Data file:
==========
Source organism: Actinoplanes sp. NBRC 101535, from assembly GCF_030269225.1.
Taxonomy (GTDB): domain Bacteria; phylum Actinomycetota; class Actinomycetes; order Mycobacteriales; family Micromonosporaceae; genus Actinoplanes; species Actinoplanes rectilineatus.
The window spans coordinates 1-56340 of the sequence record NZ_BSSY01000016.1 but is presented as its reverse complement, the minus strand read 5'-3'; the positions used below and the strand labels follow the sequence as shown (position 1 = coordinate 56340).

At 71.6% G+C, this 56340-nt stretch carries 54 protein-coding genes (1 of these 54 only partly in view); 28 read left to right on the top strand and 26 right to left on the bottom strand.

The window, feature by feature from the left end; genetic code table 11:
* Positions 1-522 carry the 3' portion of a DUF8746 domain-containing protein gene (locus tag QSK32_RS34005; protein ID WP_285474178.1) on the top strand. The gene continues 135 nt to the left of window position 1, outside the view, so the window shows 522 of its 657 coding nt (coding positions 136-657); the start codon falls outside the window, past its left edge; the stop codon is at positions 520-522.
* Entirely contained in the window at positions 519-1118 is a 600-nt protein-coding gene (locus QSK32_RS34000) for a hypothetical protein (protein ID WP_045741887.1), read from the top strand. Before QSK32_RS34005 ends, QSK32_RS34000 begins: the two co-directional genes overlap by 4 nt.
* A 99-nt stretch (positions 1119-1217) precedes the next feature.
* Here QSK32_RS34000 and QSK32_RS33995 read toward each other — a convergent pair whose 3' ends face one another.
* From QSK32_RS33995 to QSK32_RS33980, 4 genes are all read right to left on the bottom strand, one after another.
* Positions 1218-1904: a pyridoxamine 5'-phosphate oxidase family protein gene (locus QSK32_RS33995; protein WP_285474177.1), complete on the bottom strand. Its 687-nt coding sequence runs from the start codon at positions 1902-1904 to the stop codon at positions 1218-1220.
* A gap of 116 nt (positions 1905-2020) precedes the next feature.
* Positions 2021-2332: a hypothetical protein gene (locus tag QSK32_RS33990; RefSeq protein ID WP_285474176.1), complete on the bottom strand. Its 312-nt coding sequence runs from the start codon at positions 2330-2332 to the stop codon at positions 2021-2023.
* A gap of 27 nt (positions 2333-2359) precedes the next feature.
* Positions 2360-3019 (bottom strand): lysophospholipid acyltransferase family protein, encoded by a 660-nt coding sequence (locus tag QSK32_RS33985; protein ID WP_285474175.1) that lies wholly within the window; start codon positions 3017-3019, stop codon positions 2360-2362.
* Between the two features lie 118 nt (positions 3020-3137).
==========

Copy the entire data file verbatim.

Source organism: Actinoplanes sp. NBRC 101535, from assembly GCF_030269225.1.
Taxonomy (GTDB): domain Bacteria; phylum Actinomycetota; class Actinomycetes; order Mycobacteriales; family Micromonosporaceae; genus Actinoplanes; species Actinoplanes rectilineatus.
The window spans coordinates 1-56340 of the sequence record NZ_BSSY01000016.1 but is presented as its reverse complement, the minus strand read 5'-3'; the positions used below and the strand labels follow the sequence as shown (position 1 = coordinate 56340).

At 71.6% G+C, this 56340-nt stretch carries 54 protein-coding genes (1 of these 54 only partly in view); 28 read left to right on the top strand and 26 right to left on the bottom strand.

The window, feature by feature from the left end; genetic code table 11:
* Positions 1-522 carry the 3' portion of a DUF8746 domain-containing protein gene (locus tag QSK32_RS34005; protein ID WP_285474178.1) on the top strand. The gene continues 135 nt to the left of window position 1, outside the view, so the window shows 522 of its 657 coding nt (coding positions 136-657); the start codon falls outside the window, past its left edge; the stop codon is at positions 520-522.
* Entirely contained in the window at positions 519-1118 is a 600-nt protein-coding gene (locus QSK32_RS34000) for a hypothetical protein (protein ID WP_045741887.1), read from the top strand. Before QSK32_RS34005 ends, QSK32_RS34000 begins: the two co-directional genes overlap by 4 nt.
* A 99-nt stretch (positions 1119-1217) precedes the next feature.
* Here QSK32_RS34000 and QSK32_RS33995 read toward each other — a convergent pair whose 3' ends face one another.
* From QSK32_RS33995 to QSK32_RS33980, 4 genes are all read right to left on the bottom strand, one after another.
* Positions 1218-1904: a pyridoxamine 5'-phosphate oxidase family protein gene (locus QSK32_RS33995; protein WP_285474177.1), complete on the bottom strand. Its 687-nt coding sequence runs from the start codon at positions 1902-1904 to the stop codon at positions 1218-1220.
* A gap of 116 nt (positions 1905-2020) precedes the next feature.
* Positions 2021-2332: a hypothetical protein gene (locus tag QSK32_RS33990; RefSeq protein ID WP_285474176.1), complete on the bottom strand. Its 312-nt coding sequence runs from the start codon at positions 2330-2332 to the stop codon at positions 2021-2023.
* A gap of 27 nt (positions 2333-2359) precedes the next feature.
* Positions 2360-3019 (bottom strand): lysophospholipid acyltransferase family protein, encoded by a 660-nt coding sequence (locus tag QSK32_RS33985; protein ID WP_285474175.1) that lies wholly within the window; start codon positions 3017-3019, stop codon positions 2360-2362.
* Between the two features lie 118 nt (positions 3020-3137).